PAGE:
18-20 April 2018 | University of Edinburgh
Sahara

Al-Balqa Applied University /(BAU) Princess Rahma University College, Jordan

Biography

Sahar has been a lecturer on the BA social work programme at Al-Balqa Applied University /(BAU) Princess Rahma University College in Jordan since 2005.  Sahar has also been a Head of Department and Assistant Dean for Developing and Planning at BAU. Dr Almakhamreh  is one of   the co-founders of the Jordanian Association of Social Workers. Sahar is also currently leading and managing the establishing of a Professional Diploma in social work with migration and refugees, and a Masters  programme at the German Jordanian  University. Dr Almakhamreh is a member of a Founding Committee, 'MENA Civil Society Network for Displacement –UNHCR, representing at Jordan higher Education at regional level. In addition, Sahar is a member of  many  national committees for  developing  national strategies and changing laws in Jordan. Furthermore Dr Almakhamreh has worked and lead on many international projects in developing social work. Dr Sahar Almakhamereh has published widely internationally and continues to do so.

Abstract

Researching Social Work in Situations of Conflict: Transitional Challenges and Opportunities

Jordan is considered one of the most postmodern and stable Middle Eastern countries, although surrounded by politically unstable neighborhood countries.  Jordan has a long history in hosting influxes of refugees, as it has received the highest number of refugees, and acts as a transitional and final destination to refugees. Most of the refugees in Jordan, amounting to around 80%, presently live in inner-city accommodation.  Only 19-20% are based in camps. I will explore from a researcher’s perspective issues relating to refugees and displacement, and who are in a country of transit/final destination.I am also going to discuss the researchers’ skills and roles – as an insider/outsider, and the sensitivities and challenges present,  as well as wider opportunities when addressing notions of refugee hood.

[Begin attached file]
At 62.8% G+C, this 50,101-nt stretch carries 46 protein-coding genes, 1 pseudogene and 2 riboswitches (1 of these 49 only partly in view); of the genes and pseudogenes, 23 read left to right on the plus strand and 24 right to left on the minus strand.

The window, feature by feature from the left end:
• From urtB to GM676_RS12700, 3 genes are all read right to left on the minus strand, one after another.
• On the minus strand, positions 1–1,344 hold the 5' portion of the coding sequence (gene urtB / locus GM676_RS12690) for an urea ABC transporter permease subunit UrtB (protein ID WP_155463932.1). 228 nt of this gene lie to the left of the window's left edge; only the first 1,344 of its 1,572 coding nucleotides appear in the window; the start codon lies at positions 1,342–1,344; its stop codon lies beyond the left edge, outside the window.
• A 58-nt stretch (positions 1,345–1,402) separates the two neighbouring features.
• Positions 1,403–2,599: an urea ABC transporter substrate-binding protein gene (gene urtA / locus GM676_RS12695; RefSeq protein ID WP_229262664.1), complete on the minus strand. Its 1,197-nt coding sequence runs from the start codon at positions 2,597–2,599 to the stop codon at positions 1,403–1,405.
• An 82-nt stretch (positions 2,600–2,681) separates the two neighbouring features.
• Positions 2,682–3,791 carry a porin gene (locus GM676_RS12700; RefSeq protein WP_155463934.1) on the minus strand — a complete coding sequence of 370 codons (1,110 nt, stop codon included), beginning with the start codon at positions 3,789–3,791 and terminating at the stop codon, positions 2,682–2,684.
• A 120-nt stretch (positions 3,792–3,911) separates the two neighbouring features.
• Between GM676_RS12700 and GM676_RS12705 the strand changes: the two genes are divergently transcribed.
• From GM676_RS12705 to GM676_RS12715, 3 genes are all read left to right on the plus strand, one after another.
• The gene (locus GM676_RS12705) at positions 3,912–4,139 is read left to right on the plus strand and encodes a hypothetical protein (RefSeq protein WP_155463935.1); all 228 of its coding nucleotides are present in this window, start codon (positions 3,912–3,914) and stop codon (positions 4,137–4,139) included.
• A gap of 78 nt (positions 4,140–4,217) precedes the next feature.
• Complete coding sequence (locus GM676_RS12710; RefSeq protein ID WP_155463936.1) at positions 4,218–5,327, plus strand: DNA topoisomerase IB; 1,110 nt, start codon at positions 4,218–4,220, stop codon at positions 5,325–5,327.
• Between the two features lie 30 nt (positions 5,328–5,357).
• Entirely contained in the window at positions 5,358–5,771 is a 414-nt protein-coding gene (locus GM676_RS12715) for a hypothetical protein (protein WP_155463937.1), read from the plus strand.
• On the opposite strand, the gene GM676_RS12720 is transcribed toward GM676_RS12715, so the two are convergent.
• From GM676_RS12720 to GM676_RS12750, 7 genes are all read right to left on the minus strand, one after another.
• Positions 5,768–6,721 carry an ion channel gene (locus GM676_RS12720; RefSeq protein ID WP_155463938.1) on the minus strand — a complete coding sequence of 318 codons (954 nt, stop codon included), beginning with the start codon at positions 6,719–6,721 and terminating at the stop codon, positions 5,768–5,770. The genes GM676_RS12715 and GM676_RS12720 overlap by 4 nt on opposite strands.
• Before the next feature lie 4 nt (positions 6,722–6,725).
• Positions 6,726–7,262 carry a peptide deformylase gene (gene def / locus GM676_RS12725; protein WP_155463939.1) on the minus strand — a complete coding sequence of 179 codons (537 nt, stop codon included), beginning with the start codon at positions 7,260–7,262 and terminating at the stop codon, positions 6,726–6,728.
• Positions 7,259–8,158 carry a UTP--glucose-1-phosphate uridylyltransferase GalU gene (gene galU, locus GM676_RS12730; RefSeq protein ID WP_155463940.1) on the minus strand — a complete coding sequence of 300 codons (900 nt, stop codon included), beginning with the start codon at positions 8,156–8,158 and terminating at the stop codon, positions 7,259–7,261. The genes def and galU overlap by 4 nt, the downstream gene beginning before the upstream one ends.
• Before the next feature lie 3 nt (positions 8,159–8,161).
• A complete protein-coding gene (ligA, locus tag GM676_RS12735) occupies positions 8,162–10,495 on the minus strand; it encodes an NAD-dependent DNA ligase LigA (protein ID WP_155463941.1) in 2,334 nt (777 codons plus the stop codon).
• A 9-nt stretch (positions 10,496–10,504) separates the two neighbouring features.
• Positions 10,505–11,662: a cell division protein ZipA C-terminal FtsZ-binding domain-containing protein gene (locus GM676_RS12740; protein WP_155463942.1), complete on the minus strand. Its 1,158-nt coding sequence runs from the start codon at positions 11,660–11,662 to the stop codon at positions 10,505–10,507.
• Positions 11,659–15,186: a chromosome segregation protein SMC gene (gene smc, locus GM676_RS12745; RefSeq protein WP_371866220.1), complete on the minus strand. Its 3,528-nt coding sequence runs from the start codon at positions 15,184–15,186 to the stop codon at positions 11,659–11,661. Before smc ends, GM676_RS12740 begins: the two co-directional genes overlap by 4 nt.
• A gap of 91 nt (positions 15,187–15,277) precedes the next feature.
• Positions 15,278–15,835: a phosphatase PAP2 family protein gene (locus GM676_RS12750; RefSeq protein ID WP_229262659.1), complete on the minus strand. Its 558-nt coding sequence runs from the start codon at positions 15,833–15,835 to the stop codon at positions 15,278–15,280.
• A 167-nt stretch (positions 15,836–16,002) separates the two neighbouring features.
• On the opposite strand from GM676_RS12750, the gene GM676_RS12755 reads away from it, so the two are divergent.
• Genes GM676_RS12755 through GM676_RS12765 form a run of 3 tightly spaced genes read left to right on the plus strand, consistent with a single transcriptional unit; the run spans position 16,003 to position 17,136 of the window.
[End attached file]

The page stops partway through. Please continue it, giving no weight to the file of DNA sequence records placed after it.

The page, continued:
It could be argued that it is imperative that we as social workers respond as a profession, creatively and humanely to the needs of refugees in terms of policies and practices underpinned by solid research and evaluation.  Researching social work in situations of conflict offers opportunities to reinforce the identity of social work at the national and global level that is respectful and acceptable to indigenous cultures.     Conducting research in this context needs to be more sensitive, and considerate  in the design, and collecting and analysing of the research data. Researchers of social work have to work towards what I call a 'social work citizenship' focusing on solidarity  to help in the maturation of social work research identities.